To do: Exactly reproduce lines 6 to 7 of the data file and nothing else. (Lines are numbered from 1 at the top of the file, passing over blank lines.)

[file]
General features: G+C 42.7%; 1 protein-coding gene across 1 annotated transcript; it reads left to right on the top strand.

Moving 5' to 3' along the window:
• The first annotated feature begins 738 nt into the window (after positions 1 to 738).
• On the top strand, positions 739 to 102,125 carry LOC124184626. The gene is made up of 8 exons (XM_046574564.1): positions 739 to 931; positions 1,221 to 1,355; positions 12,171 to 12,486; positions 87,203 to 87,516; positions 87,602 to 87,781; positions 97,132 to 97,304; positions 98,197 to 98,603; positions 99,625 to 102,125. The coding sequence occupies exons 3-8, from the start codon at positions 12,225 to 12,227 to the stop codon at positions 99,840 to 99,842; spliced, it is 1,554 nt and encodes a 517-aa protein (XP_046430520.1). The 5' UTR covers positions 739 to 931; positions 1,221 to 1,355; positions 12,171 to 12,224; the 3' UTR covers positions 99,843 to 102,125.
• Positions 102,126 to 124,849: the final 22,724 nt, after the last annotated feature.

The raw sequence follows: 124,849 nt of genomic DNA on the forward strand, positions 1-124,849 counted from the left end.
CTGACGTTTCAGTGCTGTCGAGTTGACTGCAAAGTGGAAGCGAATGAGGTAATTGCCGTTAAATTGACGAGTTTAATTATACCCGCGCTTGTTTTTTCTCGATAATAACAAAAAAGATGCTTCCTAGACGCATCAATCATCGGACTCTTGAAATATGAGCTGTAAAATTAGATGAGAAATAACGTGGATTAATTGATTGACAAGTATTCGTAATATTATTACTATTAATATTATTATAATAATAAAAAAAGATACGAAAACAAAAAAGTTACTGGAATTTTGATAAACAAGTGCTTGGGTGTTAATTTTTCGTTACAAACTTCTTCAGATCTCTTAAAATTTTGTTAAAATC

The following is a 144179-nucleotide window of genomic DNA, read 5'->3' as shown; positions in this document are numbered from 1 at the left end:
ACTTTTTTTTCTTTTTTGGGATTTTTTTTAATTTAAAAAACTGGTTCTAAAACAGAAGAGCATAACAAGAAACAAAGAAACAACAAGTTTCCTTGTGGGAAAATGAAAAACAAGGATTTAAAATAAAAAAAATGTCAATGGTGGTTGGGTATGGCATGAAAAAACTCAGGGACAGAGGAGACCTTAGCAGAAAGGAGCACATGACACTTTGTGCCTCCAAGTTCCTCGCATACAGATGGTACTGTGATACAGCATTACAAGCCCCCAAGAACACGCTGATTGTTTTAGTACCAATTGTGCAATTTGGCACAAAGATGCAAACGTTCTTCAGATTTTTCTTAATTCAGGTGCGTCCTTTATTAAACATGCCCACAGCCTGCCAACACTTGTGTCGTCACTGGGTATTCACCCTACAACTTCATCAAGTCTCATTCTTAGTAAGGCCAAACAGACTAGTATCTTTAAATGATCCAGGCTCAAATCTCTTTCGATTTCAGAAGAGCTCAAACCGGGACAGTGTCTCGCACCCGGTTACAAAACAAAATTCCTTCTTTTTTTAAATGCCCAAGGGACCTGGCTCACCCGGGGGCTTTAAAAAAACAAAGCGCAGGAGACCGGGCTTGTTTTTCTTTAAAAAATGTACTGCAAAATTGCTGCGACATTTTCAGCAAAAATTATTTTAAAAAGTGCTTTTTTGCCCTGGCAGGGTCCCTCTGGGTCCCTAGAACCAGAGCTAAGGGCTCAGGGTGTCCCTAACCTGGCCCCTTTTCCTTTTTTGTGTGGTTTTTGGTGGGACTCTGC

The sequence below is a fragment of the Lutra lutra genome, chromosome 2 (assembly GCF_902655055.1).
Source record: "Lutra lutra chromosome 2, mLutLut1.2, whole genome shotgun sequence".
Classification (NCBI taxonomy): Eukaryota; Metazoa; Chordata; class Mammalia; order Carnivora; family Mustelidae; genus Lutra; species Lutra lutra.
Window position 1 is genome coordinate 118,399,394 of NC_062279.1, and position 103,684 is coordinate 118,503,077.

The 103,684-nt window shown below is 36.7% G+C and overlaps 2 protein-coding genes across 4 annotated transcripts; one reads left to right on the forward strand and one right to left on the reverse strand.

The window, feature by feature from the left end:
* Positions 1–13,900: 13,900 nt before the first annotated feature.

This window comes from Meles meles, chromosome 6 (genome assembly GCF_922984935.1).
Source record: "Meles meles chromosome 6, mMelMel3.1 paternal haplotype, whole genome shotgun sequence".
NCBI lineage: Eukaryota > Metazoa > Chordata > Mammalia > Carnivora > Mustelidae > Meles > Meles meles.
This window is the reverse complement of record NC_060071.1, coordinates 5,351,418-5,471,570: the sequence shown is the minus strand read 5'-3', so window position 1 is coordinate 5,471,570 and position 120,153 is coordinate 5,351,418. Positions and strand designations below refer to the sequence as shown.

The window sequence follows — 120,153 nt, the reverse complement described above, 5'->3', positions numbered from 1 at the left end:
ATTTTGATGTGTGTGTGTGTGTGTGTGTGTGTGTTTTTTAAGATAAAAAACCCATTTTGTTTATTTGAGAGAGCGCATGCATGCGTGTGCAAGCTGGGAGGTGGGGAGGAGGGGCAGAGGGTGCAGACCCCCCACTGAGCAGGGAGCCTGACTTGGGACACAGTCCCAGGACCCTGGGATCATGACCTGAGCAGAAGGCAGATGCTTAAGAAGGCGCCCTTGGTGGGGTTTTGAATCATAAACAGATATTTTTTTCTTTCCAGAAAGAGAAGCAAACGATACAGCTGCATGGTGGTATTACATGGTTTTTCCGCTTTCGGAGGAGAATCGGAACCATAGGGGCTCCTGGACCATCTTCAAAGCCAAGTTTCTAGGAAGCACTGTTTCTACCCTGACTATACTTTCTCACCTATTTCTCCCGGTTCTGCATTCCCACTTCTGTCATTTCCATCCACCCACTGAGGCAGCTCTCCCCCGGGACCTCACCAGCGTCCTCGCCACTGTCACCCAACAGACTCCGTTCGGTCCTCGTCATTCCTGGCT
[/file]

The raw sequence follows: 124,849 nt of genomic DNA on the forward strand, positions 1-124,849 counted from the left end.
CTGACGTTTCAGTGCTGTCGAGTTGACTGCAAAGTGGAAGCGAATGAGGTAATTGCCGTTAAATTGACGAGTTTAATTATACCCGCGCTTGTTTTTTCTCGATAATAACAAAAAAGATGCTTCCTAGACGCATCAATCATCGGACTCTTGAAATATGAGCTGTAAAATTAGATGAGAAATAACGTGGATTAATTGATTGACAAGTATTCGTAATATTATTACTATTAATATTATTATAATAATAAAAAAAGATACGAAAACAAAAAAGTTACTGGAATTTTGATAAACAAGTGCTTGGGTGTTAATTTTTCGTTACAAACTTCTTCAGATCTCTTAAAATTTTGTTAAAATC